You, however, did not come to know Christ that way. Surely you heard of him and were taught in him in accordance with the truth that is in Jesus. You were taught, with regard to your former way of life, to put off your old self, which is being corrupted by its deceitful desires; to be made new in the attitude of your minds; and to put on the new self, created to be like God in true righteousness and holiness (Ephesians 4:20-24 NIV).
Earlier this week, an organization called The Chicago Coalition of Reason put up a billboard at the corner of Grand and LaSalle Avenues in downtown Chicago that's generated some discussion and debate. The CoR is an atheist organization that promotes the idea that "humanists, agnostics and atheists are as normal as anyone else. We're your friends, neighbors and family members. We care about our communities and are true to our values."
Their billboard, which CoR members say is to "break the stereotype that atheists are evil and end the subtle discrimination that unfolds as a result." It reads: "Are you good without God? Millions are."
Well, frankly, I long ago gave up the notion that people who believe in God are necessarily nicer or better or more virtuous or more ethical than people who don't. People are good — or not — for a whole slew of reasons that may or may not have to do with faith in God. The question I have about atheists and morality is this: "Who tells us what 'good' is?" Is it enough to be true to our values if our values are mixed up?
Actually, though, that's a good question to ask folks who claim belief in God, too.
Are you good without God?
I think the billboard has a double meaning, and I want to look at both meanings. Are you good without God — as in, "Are you OK without God? Do you need him to make your choices and live your life?" Christians, of course, would generally make the right noise about needing him. If you pinned a thousand self-identified Christians down, you might get five who'd say, "Actually, I can generally get by just fine without God, yes." We're conditioned to talk about faith and trust and depending on God's grace, and most of us can hit all the right notes.
But sometimes I think we live as though we're actually pretty good — pretty OK — without God. When we make our decisions based on what "seems OK" or "feels right," we're living as if God has nothing we need. When we know what's right and still choose to do what's wrong, we conduct ourselves as if our own conscience and value system are the true measures of character, integrity, and virtue. When we lean on our own talents, resources, and schemes to get what we think we want, we deny that there's any area of our lives in which we need his grace, wisdom, and strength. When we make our plans and carry them out without prayer and advice from other believers, we walk as if there's no one to lead us. When we live torn by doubt, worry, and fear, we choose to live as if we don't know the gracious Father in heaven who provides for our needs.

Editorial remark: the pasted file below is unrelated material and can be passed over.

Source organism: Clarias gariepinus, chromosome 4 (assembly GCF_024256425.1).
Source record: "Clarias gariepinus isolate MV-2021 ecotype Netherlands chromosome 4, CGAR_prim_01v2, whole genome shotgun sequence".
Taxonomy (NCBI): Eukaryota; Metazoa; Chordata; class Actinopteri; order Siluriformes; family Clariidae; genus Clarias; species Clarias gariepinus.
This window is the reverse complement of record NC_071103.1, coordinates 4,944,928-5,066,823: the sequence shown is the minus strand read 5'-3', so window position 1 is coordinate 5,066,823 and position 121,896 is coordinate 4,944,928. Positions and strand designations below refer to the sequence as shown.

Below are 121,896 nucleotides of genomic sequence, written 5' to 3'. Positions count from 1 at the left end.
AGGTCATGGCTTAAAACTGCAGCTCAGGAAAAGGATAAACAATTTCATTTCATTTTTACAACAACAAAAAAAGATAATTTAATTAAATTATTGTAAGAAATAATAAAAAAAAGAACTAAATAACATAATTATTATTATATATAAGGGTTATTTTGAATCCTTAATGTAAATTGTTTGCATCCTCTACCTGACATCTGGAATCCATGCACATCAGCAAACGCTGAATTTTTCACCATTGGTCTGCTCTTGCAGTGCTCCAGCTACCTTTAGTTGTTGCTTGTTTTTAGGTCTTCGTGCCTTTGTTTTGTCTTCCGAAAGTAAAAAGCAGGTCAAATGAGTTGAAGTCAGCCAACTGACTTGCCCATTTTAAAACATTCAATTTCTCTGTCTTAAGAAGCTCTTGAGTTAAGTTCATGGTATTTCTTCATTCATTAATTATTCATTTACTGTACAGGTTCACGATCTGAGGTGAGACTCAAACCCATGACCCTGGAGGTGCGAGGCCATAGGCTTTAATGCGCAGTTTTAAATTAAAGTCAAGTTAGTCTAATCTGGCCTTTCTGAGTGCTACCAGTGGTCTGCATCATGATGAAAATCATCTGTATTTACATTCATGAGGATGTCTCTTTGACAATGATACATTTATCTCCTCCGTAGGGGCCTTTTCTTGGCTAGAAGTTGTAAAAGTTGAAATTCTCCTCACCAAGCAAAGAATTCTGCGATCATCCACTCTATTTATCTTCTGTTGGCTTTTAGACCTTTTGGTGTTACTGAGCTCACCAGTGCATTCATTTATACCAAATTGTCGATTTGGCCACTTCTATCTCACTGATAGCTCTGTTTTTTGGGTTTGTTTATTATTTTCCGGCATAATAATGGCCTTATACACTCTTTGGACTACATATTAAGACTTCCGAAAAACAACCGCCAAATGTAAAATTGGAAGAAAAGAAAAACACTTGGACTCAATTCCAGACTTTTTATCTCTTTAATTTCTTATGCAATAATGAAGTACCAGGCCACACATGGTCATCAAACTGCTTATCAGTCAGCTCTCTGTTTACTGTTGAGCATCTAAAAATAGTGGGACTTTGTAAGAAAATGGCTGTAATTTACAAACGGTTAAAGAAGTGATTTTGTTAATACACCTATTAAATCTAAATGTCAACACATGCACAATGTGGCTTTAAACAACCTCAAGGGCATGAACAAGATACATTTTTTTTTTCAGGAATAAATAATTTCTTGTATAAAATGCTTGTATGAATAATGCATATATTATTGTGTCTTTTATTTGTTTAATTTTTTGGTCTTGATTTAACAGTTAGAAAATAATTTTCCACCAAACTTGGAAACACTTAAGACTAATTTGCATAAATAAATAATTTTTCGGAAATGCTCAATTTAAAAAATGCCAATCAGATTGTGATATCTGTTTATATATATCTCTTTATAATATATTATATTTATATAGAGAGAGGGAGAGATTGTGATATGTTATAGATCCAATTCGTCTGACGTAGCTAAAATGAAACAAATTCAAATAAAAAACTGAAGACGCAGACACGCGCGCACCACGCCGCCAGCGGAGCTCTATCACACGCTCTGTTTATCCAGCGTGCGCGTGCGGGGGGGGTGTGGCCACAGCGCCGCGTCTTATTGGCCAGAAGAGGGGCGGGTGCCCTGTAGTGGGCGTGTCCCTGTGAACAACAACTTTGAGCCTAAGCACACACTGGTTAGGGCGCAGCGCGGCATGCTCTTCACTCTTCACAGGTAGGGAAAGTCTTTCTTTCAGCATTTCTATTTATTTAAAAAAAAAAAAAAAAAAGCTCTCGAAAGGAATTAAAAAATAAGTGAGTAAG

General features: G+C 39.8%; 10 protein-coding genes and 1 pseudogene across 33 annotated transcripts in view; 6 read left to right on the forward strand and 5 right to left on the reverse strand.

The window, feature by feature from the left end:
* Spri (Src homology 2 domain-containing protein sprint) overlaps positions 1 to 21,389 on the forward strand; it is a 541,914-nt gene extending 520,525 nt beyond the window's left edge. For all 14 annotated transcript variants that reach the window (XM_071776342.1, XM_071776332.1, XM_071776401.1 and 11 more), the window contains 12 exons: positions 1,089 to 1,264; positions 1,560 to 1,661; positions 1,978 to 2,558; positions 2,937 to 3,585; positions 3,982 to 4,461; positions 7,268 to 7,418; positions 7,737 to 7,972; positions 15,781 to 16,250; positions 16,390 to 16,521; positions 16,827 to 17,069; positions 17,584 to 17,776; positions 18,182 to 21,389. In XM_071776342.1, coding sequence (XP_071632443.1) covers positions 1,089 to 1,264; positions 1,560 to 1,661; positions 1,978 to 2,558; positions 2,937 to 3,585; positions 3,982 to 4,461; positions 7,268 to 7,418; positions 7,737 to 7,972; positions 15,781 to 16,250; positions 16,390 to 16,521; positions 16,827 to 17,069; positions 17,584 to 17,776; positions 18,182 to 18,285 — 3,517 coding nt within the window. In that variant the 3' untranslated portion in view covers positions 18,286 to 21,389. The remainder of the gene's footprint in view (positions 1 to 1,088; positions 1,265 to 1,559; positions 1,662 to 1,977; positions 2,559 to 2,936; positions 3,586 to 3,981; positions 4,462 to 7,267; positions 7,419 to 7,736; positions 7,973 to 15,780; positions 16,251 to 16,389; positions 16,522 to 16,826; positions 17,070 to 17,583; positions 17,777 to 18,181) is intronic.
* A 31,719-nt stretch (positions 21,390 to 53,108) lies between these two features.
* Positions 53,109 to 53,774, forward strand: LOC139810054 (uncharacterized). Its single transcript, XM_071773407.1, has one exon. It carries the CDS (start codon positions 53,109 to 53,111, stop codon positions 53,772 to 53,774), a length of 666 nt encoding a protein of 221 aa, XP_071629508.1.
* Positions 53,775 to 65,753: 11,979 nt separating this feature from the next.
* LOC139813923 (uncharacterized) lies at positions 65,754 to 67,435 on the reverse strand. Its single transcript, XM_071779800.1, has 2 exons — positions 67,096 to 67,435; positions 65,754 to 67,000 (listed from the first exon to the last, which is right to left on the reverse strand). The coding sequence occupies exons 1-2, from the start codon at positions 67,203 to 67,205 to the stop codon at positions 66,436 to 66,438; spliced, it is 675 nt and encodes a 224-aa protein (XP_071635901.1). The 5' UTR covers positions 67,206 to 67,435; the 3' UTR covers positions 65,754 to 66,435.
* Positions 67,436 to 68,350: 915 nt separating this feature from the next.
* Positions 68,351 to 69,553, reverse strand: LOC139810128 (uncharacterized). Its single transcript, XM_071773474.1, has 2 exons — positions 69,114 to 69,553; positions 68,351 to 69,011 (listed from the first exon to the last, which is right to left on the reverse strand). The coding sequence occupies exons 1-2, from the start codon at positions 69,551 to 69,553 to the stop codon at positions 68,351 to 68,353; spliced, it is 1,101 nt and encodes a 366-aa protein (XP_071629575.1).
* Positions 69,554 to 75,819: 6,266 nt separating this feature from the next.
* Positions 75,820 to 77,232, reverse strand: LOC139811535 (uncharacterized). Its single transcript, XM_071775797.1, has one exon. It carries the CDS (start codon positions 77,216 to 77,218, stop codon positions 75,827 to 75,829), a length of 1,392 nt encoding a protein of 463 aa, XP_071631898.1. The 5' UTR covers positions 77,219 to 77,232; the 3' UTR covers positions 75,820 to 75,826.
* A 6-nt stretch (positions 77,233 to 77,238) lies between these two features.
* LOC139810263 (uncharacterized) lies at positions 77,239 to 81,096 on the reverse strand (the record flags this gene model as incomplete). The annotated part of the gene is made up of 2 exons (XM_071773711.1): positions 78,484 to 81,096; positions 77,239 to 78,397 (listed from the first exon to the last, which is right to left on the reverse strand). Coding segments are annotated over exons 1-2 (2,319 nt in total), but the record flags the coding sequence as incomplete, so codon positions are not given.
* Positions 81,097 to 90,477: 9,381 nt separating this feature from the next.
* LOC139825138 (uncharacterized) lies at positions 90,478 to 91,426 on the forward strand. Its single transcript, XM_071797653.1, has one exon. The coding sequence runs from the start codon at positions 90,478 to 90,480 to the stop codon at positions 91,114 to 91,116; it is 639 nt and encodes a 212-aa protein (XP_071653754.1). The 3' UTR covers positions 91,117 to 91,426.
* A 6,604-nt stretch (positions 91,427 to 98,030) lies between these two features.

Paul reminds the followers of Jesus in Ephesus of what their lives had been like, so he can remind them of who they claim to be now. Their predicament was darkened understanding, hard hearts, separation from God, and an intensifying desire to do evil inversely proportionate to their declining sensitivity to the Holy Spirit. "Futility" is the word Paul uses to describe their lives. "You, however, didn't come to know Christ that way," he reminds them. That's a good thing to say to ourselves sometimes, when our lives haven't been reflecting "the truth that is in Jesus." What we've come to faith in isn't a set of laws. We've come to believe in a person: a person who says that there are parts of our lives that have been soiled by sin and need to be taken off like a dirty shirt. A person who makes it possible for us to be renewed and put on a new life that more accurately reflects the righteousness and holiness of our God.
So that billboard provides me with a chance to look in the metaphorical mirror and ask myself if I'm carrying on as if I'm good without God. Or does my life reflect that I need him? Do I try to obey him, even when it's inconvenient? Does the amount of time I spend in prayer and with the Bible and with the church show that I'm living in dependence on him? Does my hope rest on earning potential or net worth or my particular set of talents or my work ethic, or in God and his generous providence? "There is no one righteous, not even one," the Bible reminds us. So, no, none of us can be good without God. That's true for all of us, atheists and believers alike. The first lie the devil told human beings was, "You'll be like God, knowing good and evil." It is a lie, though, on two fronts. We usually can't see much beyond our own immediate benefit or disadvantage when trying to determine what's right and wrong. And on those rare occasions when we do come up with the right answer, it's at best even money if we'll follow through and actually do what we recognized as right.
And so God, in Christ, stepped in. In being faithful to death, he lived what was right. In his death and resurrection, he brought about redemption and forgiveness from our sins and victory over sin and death. And he poured out his Spirit, God present in us, to give us the wisdom to know right from wrong and the strength to live it.
So, no; I'm not good without God. I'm not in any way OK without him, and I can't be a person of integrity and virtue without his grace, wisdom, and guidance. We can all do some good deeds, make some good choices, be nice or generous or peace-loving, but in the end it will all come down to this: What we need is to be new. What we need is to be renewed, redeemed, reclaimed, rebuilt, refitted. What we need is what only God can give us, and has given us in Jesus.
Good without God? I'm barely tolerable with him.
Maybe I should put that on a billboard.